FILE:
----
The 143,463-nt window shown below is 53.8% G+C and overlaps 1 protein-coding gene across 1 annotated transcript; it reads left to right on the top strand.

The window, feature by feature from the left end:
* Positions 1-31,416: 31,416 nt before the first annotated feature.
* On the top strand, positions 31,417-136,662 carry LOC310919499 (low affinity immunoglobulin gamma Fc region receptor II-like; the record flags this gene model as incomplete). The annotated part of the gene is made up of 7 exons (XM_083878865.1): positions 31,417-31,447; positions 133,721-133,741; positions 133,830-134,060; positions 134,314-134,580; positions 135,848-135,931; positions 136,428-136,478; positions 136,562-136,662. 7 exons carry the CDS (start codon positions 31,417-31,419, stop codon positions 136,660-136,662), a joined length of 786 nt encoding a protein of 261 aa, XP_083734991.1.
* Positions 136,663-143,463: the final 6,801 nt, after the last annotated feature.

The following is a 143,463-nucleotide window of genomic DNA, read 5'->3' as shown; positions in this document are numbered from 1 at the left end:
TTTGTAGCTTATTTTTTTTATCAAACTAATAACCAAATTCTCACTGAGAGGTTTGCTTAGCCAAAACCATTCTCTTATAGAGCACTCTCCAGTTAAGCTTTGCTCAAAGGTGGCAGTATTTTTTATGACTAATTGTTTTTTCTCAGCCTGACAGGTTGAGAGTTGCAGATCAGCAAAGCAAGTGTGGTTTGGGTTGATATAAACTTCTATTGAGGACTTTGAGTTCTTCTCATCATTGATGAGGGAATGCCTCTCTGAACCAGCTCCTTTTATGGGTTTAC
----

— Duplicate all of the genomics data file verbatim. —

The 143,463-nt window shown below is 53.8% G+C and overlaps 1 protein-coding gene across 1 annotated transcript; it reads left to right on the top strand.

The window, feature by feature from the left end:
* Positions 1-31,416: 31,416 nt before the first annotated feature.
* On the top strand, positions 31,417-136,662 carry LOC310919499 (low affinity immunoglobulin gamma Fc region receptor II-like; the record flags this gene model as incomplete). The annotated part of the gene is made up of 7 exons (XM_083878865.1): positions 31,417-31,447; positions 133,721-133,741; positions 133,830-134,060; positions 134,314-134,580; positions 135,848-135,931; positions 136,428-136,478; positions 136,562-136,662. 7 exons carry the CDS (start codon positions 31,417-31,419, stop codon positions 136,660-136,662), a joined length of 786 nt encoding a protein of 261 aa, XP_083734991.1.
* Positions 136,663-143,463: the final 6,801 nt, after the last annotated feature.

The following is a 143,463-nucleotide window of genomic DNA, read 5'->3' as shown; positions in this document are numbered from 1 at the left end:
TTTGTAGCTTATTTTTTTTATCAAACTAATAACCAAATTCTCACTGAGAGGTTTGCTTAGCCAAAACCATTCTCTTATAGAGCACTCTCCAGTTAAGCTTTGCTCAAAGGTGGCAGTATTTTTTATGACTAATTGTTTTTTCTCAGCCTGACAGGTTGAGAGTTGCAGATCAGCAAAGCAAGTGTGGTTTGGGTTGATATAAACTTCTATTGAGGACTTTGAGTTCTTCTCATCATTGATGAGGGAATGCCTCTCTGAACCAGCTCCTTTTATGGGTTTAC